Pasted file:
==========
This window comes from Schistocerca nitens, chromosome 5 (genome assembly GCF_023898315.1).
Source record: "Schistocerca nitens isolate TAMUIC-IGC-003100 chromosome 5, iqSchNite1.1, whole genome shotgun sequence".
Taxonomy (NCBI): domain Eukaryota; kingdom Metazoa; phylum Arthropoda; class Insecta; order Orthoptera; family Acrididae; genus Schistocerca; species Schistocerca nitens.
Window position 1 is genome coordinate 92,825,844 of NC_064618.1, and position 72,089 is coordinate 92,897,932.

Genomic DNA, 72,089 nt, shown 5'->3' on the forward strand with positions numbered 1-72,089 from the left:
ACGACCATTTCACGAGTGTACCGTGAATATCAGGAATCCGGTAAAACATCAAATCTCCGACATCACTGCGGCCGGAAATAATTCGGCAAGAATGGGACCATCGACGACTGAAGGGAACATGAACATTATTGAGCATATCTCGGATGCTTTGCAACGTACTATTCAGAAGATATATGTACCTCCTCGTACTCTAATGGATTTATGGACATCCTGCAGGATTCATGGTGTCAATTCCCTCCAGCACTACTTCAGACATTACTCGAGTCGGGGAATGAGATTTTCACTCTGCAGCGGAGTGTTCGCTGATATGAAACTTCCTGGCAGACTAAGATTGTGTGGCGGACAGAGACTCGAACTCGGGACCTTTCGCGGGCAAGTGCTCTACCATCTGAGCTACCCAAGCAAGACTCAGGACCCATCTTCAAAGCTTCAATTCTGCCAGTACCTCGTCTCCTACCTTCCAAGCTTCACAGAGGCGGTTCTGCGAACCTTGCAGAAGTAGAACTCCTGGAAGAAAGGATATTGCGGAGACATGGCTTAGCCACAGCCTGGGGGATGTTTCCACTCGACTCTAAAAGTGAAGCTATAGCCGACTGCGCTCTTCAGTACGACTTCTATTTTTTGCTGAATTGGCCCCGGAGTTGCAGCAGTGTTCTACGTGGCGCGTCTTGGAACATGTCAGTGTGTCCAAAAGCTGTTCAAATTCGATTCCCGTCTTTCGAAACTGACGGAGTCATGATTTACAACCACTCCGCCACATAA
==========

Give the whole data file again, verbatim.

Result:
This window comes from Schistocerca nitens, chromosome 5 (genome assembly GCF_023898315.1).
Source record: "Schistocerca nitens isolate TAMUIC-IGC-003100 chromosome 5, iqSchNite1.1, whole genome shotgun sequence".
Taxonomy (NCBI): domain Eukaryota; kingdom Metazoa; phylum Arthropoda; class Insecta; order Orthoptera; family Acrididae; genus Schistocerca; species Schistocerca nitens.
Window position 1 is genome coordinate 92,825,844 of NC_064618.1, and position 72,089 is coordinate 92,897,932.

Genomic DNA, 72,089 nt, shown 5'->3' on the forward strand with positions numbered 1-72,089 from the left:
ACGACCATTTCACGAGTGTACCGTGAATATCAGGAATCCGGTAAAACATCAAATCTCCGACATCACTGCGGCCGGAAATAATTCGGCAAGAATGGGACCATCGACGACTGAAGGGAACATGAACATTATTGAGCATATCTCGGATGCTTTGCAACGTACTATTCAGAAGATATATGTACCTCCTCGTACTCTAATGGATTTATGGACATCCTGCAGGATTCATGGTGTCAATTCCCTCCAGCACTACTTCAGACATTACTCGAGTCGGGGAATGAGATTTTCACTCTGCAGCGGAGTGTTCGCTGATATGAAACTTCCTGGCAGACTAAGATTGTGTGGCGGACAGAGACTCGAACTCGGGACCTTTCGCGGGCAAGTGCTCTACCATCTGAGCTACCCAAGCAAGACTCAGGACCCATCTTCAAAGCTTCAATTCTGCCAGTACCTCGTCTCCTACCTTCCAAGCTTCACAGAGGCGGTTCTGCGAACCTTGCAGAAGTAGAACTCCTGGAAGAAAGGATATTGCGGAGACATGGCTTAGCCACAGCCTGGGGGATGTTTCCACTCGACTCTAAAAGTGAAGCTATAGCCGACTGCGCTCTTCAGTACGACTTCTATTTTTTGCTGAATTGGCCCCGGAGTTGCAGCAGTGTTCTACGTGGCGCGTCTTGGAACATGTCAGTGTGTCCAAAAGCTGTTCAAATTCGATTCCCGTCTTTCGAAACTGACGGAGTCATGATTTACAACCACTCCGCCACATAA